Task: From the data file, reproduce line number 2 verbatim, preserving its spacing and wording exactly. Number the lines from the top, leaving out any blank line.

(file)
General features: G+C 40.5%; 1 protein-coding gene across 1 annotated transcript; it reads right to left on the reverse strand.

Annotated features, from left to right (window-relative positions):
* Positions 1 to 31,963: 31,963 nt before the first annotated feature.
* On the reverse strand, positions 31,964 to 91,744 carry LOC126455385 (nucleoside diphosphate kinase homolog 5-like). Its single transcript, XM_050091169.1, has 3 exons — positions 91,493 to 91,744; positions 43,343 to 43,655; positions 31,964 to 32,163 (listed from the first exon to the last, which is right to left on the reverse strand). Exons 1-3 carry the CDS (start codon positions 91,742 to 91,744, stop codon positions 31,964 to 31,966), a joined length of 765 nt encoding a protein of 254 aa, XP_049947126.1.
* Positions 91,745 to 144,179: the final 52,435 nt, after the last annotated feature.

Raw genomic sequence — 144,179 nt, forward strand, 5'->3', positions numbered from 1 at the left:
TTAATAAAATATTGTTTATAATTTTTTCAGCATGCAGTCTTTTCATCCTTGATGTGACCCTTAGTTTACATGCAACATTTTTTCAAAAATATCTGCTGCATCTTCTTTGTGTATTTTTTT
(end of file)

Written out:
Annotated features, from left to right (window-relative positions):